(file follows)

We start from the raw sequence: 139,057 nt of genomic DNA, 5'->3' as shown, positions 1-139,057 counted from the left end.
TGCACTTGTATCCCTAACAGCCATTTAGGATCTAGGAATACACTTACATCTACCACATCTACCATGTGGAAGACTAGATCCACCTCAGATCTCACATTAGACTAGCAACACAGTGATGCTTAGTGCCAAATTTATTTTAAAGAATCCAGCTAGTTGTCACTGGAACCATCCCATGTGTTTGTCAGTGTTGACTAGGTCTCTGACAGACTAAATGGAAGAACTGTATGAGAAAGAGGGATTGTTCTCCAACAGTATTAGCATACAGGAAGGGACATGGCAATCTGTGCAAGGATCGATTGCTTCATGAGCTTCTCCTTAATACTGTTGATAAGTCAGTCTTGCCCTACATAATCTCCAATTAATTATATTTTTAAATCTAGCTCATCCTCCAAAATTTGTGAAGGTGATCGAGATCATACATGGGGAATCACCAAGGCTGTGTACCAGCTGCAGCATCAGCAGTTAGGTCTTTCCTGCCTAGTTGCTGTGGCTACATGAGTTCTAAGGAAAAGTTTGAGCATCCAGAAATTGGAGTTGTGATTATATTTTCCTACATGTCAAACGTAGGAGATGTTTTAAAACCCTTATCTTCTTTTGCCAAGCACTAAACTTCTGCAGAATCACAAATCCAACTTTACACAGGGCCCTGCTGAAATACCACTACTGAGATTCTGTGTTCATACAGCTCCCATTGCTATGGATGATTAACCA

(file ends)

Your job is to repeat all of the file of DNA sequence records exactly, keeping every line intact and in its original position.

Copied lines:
We start from the raw sequence: 139,057 nt of genomic DNA, 5'->3' as shown, positions 1-139,057 counted from the left end.
TGCACTTGTATCCCTAACAGCCATTTAGGATCTAGGAATACACTTACATCTACCACATCTACCATGTGGAAGACTAGATCCACCTCAGATCTCACATTAGACTAGCAACACAGTGATGCTTAGTGCCAAATTTATTTTAAAGAATCCAGCTAGTTGTCACTGGAACCATCCCATGTGTTTGTCAGTGTTGACTAGGTCTCTGACAGACTAAATGGAAGAACTGTATGAGAAAGAGGGATTGTTCTCCAACAGTATTAGCATACAGGAAGGGACATGGCAATCTGTGCAAGGATCGATTGCTTCATGAGCTTCTCCTTAATACTGTTGATAAGTCAGTCTTGCCCTACATAATCTCCAATTAATTATATTTTTAAATCTAGCTCATCCTCCAAAATTTGTGAAGGTGATCGAGATCATACATGGGGAATCACCAAGGCTGTGTACCAGCTGCAGCATCAGCAGTTAGGTCTTTCCTGCCTAGTTGCTGTGGCTACATGAGTTCTAAGGAAAAGTTTGAGCATCCAGAAATTGGAGTTGTGATTATATTTTCCTACATGTCAAACGTAGGAGATGTTTTAAAACCCTTATCTTCTTTTGCCAAGCACTAAACTTCTGCAGAATCACAAATCCAACTTTACACAGGGCCCTGCTGAAATACCACTACTGAGATTCTGTGTTCATACAGCTCCCATTGCTATGGATGATTAACCA